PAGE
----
September 08, 2021
Walterboro, SC (September 8, 2021) - Suicide is a large and growing public health problem. Someone dies every 11 minutes due to suicide. It’s the 10th leading cause of death in the U.S. and concern is on the rise due to the pressures and stress of COVID-19.
“The pandemic is adding to the levels of anxiety and it’s overwhelming for some,” says Dr. Charles Shissias, Psychiatry Medical Director. “At Colleton Medical Center, We are seeing patients that say the social distancing is making them feel isolated and lonely and long periods of time without their family and friends as support are affecting their ability to cope in a big way.”
Since some of these actions are necessary to reducing the spread of COVID, Dr. Shissias suggests there are a few triggers that may sound an alarm that someone who is already struggling needs additional help during this time; job loss, loss of support services and concern over medical care, changes in sleep, eating patterns, worsening of chronic health issues or mental health conditions, and increased use of tobacco, alcohol, or other substances.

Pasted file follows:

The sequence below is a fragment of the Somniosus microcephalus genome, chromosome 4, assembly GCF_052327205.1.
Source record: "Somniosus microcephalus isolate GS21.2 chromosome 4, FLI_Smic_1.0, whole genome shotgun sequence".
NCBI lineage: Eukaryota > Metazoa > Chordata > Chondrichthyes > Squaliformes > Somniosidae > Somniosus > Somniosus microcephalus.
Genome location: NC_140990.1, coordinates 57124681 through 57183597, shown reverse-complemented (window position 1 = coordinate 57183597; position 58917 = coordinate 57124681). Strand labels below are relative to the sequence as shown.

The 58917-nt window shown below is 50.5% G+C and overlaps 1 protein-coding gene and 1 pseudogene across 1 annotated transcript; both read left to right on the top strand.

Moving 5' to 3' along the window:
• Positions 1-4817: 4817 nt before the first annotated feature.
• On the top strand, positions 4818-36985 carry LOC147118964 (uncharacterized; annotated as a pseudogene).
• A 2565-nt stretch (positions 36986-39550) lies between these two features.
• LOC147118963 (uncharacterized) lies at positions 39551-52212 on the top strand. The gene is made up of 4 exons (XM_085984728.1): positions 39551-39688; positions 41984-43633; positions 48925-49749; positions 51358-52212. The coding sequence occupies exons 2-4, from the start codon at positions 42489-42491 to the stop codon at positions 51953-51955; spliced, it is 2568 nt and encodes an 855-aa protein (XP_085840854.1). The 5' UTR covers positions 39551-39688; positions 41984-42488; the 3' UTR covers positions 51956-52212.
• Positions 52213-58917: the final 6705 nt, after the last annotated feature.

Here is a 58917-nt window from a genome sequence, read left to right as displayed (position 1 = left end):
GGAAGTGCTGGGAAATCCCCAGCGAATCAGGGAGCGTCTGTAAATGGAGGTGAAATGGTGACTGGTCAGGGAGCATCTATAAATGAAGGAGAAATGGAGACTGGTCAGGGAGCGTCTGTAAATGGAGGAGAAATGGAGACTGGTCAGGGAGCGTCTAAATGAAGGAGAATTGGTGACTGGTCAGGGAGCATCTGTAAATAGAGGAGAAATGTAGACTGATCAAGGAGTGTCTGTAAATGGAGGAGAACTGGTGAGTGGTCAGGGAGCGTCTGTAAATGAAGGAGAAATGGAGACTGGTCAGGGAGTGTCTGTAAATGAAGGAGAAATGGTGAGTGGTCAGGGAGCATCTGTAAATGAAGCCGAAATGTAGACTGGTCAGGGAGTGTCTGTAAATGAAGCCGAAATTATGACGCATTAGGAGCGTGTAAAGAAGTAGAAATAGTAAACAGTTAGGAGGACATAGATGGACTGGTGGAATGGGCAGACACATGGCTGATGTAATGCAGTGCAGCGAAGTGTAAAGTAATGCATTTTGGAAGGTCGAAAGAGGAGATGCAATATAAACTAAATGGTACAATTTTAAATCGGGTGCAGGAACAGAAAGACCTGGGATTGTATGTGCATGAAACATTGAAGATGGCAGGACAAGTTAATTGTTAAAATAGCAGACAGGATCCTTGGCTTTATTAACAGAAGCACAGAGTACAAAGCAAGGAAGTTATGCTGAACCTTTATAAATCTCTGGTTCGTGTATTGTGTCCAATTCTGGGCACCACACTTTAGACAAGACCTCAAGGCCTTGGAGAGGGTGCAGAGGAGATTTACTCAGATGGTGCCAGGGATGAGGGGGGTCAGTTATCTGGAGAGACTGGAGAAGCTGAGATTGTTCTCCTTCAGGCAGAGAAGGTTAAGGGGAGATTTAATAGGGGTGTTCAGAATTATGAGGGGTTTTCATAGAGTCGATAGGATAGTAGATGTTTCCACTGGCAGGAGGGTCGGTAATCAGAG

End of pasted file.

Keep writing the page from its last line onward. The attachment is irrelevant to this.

Studies show, suicide is higher among people who have experienced violence, including child abuse, bullying, or sexual violence, depression, anxiety, and other emotional or financial stresses. “We know who in our circles we should be checking on more frequently and there are ways to protect our loved ones. First and foremost it is support from family and community, feeling connected, and having access to in-person or virtual counseling or therapy can help with suicidal thoughts and behavior,” Dr. Shissias, added.
Colleton Medical Center has people who can help 24/7. Call 843-782-2000. Or you can find help at the resources listed below. “If you're concerned about someone, trust your instincts and consider it an emergency,” Dr. Shissias advises. “When you take action, the worst case scenario is that people go to the ER and they're okay and referred for outpatient care,” he points out. “But the best case scenario is that you save a life.”
For crisis counseling and support related to COVID-19, call the Disaster Distress Helpline (1-800-985-5990) or text Talk With Us to 66746.
People considering suicide can also reach out to the Crisis Text Line by texting ‘HELLO’ to 741741. They will be connected with a person who will listen to their concerns without judgement. They can also call the National Suicide Prevention Lifeline: 1-800-273-TALK (8255) for English, 1-888-628-9454 for Spanish.